NEW BRUNSWICK/PISCATAWAY, N.J. -- The rapid revival of life around hydrothermal vents on the floor of the Pacific Ocean after a lava flow had appeared to exterminate it is the subject of an article co-authored by Rutgers researcher Richard A. Lutz in the September-October issue of American Scientist magazine.
Lutz is director of the Center for Deep Sea Ecology and Biotechnology at Rutgers Institute of Marine and Coastal Sciences. The magazine is published by Sigma Xi, a scientific research society based in Research Triangle Park, N.C.
As described in the article, "Life After Death in the Deep Sea," Lutz first encountered the strange ecology of hydrothermal vents in the late 1970s off the coast of the Galapagos Islands.
On a subsequent expedition in 1991 to hydrothermal vents more than 2,550 meters below the surface off the coast of Mexico, the scientists found themselves in the middle of a volcanic eruption. A blanket of fresh lava killed the sea life the researchers hoped to study. Many of the creatures, such as giant tube worms, clams and fish, were instantly incinerated by lava.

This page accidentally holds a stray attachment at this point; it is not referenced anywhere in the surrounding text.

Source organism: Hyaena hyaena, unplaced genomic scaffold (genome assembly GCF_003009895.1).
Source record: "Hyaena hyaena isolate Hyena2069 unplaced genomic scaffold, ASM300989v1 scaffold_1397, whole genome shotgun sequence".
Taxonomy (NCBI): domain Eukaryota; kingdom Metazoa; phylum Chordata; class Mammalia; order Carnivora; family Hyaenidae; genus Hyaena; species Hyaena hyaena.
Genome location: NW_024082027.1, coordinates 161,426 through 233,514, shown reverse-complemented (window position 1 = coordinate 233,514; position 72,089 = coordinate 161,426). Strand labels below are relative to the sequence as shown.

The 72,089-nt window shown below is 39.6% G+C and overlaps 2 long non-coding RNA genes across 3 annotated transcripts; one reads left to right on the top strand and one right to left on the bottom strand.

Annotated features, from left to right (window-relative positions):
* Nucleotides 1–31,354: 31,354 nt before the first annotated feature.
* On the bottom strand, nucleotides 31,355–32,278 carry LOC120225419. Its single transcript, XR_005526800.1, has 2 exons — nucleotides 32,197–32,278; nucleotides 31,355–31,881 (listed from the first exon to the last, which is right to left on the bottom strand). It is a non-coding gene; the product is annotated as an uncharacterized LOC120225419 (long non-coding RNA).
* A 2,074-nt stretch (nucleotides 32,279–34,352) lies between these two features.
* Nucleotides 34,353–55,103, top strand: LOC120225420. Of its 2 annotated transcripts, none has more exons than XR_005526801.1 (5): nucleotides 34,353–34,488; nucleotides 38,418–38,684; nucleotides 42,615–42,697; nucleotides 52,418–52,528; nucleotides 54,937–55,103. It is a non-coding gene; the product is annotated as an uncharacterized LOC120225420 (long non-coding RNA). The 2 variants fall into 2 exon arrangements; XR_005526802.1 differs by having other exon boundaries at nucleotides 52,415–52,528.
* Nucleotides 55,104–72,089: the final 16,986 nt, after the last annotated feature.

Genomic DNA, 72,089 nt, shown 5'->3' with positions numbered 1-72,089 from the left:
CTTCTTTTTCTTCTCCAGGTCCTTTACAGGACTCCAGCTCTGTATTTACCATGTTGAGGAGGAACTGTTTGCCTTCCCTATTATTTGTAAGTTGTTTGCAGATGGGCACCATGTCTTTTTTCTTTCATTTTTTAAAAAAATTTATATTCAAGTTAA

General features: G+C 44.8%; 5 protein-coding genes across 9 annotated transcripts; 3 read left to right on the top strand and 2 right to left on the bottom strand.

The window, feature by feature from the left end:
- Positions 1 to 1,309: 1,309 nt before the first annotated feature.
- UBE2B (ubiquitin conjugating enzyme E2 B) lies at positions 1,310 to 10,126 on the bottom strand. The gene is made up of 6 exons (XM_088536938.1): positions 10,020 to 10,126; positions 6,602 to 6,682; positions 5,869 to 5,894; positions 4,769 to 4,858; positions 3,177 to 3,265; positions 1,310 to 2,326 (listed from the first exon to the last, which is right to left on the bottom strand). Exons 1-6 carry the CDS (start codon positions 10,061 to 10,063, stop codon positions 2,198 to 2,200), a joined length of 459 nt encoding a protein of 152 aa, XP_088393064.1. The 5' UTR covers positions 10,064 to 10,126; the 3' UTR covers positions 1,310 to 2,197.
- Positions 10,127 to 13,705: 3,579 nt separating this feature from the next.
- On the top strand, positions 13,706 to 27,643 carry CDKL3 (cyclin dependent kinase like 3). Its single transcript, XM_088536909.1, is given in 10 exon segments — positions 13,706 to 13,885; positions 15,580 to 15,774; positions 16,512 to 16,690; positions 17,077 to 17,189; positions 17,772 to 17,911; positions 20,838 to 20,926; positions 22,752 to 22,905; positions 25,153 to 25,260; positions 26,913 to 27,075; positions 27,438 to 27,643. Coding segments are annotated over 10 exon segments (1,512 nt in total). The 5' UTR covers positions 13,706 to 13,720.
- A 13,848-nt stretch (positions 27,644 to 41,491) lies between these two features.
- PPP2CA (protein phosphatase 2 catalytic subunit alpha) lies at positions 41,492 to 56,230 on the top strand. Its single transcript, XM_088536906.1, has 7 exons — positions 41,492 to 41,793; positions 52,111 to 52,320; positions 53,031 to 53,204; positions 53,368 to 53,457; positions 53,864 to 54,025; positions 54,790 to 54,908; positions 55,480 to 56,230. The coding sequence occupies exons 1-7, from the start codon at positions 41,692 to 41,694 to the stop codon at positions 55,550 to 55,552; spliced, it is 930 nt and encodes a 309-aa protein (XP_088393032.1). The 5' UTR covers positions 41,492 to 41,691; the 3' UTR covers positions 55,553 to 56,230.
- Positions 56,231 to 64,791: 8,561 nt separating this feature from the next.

In the article, Lutz details how he led a series of return trips over a nine-year period that shocked the scientific world: Not only did the researchers find new geological formations that scientists had formerly believed took eons to evolve, the scientists found an explosion of new biological life, including new life forms ranging from microscopic crustaceans to two new species of octopus.
The creatures living around thermal vents function without light and near vent water that would seem too hot and toxic to support life, reports Lutz. Among them are worms, clams, mussels, mollusks, octopuses, fish, crabs and other crustaceans. To date, he notes in the article, more than 500 new species have been found at vent sites throughout the world's oceans.
Some of the strangest are two kinds of vent worms: the tubeworm (Riftia pachyptila), which can grow to 6 feet tall, yet has no eyes, mouth, stomach or gut, and the hairy, 5-inch Pompeii worm (Alvinella pompejana), which lives in the hottest environment of any animal on Earth, he notes.
Lutz's co-authors are Timothy M. Shank, an assistant scientist in the department of biology at the Woods Hole Oceanographic Institution in Woods Hole, Mass., and Robert Evans, a free-lance writer based in California.
The research was supported by the National Science Foundation, the National Oceanic and Atmospheric Administration's National Sea Grant College Program, and the National Aeronautics and Space Administration.
The above post is reprinted from materials provided by Rutgers, The State University Of New Jersey. Note: Content may be edited for style and length.
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